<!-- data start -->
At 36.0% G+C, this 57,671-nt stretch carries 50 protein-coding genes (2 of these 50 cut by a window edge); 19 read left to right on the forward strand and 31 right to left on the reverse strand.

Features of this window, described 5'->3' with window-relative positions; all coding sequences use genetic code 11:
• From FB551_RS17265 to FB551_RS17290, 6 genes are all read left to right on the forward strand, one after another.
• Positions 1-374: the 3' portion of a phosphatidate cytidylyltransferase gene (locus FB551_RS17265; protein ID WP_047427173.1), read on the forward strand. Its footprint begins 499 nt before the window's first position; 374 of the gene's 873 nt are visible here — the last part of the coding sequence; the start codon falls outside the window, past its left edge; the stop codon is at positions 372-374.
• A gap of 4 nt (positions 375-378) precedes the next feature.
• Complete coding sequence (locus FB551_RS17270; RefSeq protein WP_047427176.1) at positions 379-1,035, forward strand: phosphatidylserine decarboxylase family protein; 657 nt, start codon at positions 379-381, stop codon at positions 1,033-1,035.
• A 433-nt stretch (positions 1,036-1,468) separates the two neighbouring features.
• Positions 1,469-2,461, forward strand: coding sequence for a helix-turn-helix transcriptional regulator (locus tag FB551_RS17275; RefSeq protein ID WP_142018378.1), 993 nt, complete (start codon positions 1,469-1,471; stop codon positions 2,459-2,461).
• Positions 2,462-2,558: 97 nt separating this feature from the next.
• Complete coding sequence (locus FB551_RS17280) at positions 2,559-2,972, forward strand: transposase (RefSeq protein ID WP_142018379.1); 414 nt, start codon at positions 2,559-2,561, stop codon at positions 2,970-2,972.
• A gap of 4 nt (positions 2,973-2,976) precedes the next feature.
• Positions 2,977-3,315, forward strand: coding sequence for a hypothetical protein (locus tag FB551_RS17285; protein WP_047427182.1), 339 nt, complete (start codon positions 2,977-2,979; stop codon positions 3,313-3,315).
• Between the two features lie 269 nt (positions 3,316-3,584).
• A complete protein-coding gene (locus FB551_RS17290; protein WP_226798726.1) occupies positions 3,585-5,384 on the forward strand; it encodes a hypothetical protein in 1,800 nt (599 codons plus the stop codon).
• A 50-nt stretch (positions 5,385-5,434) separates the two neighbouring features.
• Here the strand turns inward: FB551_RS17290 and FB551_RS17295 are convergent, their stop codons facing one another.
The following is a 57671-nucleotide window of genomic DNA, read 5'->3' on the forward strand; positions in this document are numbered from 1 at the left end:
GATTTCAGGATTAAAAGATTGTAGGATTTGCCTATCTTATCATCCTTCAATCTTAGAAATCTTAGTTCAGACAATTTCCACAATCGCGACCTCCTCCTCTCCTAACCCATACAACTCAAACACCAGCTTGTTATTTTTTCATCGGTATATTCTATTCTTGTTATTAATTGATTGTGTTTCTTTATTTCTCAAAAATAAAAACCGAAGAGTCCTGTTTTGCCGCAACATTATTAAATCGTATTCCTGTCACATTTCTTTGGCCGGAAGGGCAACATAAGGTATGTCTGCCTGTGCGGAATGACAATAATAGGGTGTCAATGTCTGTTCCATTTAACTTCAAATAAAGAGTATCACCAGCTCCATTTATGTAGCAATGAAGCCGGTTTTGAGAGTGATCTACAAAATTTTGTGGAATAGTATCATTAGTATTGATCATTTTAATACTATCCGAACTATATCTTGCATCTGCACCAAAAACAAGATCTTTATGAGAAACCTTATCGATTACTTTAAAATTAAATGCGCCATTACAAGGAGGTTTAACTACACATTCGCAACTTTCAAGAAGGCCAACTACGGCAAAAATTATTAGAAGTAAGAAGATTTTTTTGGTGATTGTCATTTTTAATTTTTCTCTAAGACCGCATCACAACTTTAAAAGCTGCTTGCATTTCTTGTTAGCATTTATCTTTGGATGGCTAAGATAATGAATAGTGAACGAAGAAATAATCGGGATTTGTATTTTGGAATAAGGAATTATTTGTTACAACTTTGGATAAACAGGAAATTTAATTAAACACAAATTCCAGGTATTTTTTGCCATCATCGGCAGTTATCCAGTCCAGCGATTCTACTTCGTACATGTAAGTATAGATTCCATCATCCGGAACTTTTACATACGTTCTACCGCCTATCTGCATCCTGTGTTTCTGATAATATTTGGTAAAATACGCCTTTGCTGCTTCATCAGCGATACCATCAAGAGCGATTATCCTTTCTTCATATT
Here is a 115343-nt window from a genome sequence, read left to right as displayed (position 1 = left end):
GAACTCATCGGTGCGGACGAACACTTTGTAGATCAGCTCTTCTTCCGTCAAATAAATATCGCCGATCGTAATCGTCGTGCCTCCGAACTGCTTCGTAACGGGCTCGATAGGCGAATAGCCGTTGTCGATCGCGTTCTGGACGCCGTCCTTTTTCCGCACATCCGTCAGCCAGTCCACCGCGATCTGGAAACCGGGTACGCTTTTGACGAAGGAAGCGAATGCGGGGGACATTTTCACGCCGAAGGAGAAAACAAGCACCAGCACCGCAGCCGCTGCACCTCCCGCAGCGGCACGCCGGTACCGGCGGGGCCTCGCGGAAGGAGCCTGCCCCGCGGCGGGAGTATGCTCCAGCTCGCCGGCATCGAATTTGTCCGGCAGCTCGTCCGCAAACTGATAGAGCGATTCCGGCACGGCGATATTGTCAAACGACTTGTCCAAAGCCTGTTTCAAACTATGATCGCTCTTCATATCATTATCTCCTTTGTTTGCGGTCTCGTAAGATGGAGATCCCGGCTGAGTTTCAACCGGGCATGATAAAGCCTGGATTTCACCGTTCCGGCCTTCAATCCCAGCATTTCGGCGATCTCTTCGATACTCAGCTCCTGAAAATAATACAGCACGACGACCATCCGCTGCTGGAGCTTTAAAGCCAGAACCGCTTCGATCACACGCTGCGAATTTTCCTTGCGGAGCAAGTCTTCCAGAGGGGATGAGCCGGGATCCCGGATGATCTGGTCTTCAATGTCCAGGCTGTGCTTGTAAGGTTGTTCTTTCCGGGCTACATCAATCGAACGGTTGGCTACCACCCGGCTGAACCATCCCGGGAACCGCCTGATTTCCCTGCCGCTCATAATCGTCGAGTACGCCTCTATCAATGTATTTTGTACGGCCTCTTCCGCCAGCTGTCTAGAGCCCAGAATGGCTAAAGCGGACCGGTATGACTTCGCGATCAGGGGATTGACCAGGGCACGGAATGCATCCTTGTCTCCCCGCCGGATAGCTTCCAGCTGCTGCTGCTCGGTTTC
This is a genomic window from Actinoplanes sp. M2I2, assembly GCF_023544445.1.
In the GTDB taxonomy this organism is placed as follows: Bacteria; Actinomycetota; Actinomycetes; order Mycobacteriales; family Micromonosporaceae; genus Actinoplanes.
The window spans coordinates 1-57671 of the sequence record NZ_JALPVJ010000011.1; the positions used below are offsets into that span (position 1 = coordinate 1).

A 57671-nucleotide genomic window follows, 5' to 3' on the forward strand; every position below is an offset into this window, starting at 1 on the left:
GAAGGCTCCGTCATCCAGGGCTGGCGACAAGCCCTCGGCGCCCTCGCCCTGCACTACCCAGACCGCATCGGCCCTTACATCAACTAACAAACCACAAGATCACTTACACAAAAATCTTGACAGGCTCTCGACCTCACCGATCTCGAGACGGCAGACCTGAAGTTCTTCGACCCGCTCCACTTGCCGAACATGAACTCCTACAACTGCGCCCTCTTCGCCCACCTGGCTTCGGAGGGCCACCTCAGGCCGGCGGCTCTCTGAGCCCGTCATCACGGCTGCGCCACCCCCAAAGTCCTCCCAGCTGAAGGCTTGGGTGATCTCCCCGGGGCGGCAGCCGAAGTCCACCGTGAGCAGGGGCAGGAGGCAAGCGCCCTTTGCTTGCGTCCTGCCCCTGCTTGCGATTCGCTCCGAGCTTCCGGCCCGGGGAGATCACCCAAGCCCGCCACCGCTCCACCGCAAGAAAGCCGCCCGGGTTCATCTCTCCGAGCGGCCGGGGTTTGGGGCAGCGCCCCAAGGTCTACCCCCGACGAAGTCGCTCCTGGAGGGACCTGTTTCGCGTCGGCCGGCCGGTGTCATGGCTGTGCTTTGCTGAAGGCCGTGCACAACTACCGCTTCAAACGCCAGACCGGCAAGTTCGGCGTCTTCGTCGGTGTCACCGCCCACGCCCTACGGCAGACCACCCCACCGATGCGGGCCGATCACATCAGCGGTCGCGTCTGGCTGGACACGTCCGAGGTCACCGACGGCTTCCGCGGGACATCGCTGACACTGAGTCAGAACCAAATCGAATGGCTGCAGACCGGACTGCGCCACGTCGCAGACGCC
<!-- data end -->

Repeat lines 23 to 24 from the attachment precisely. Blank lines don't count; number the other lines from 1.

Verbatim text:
The window spans coordinates 1-57671 of the sequence record NZ_JALPVJ010000011.1; the positions used below are offsets into that span (position 1 = coordinate 1).

A 57671-nucleotide genomic window follows, 5' to 3' on the forward strand; every position below is an offset into this window, starting at 1 on the left: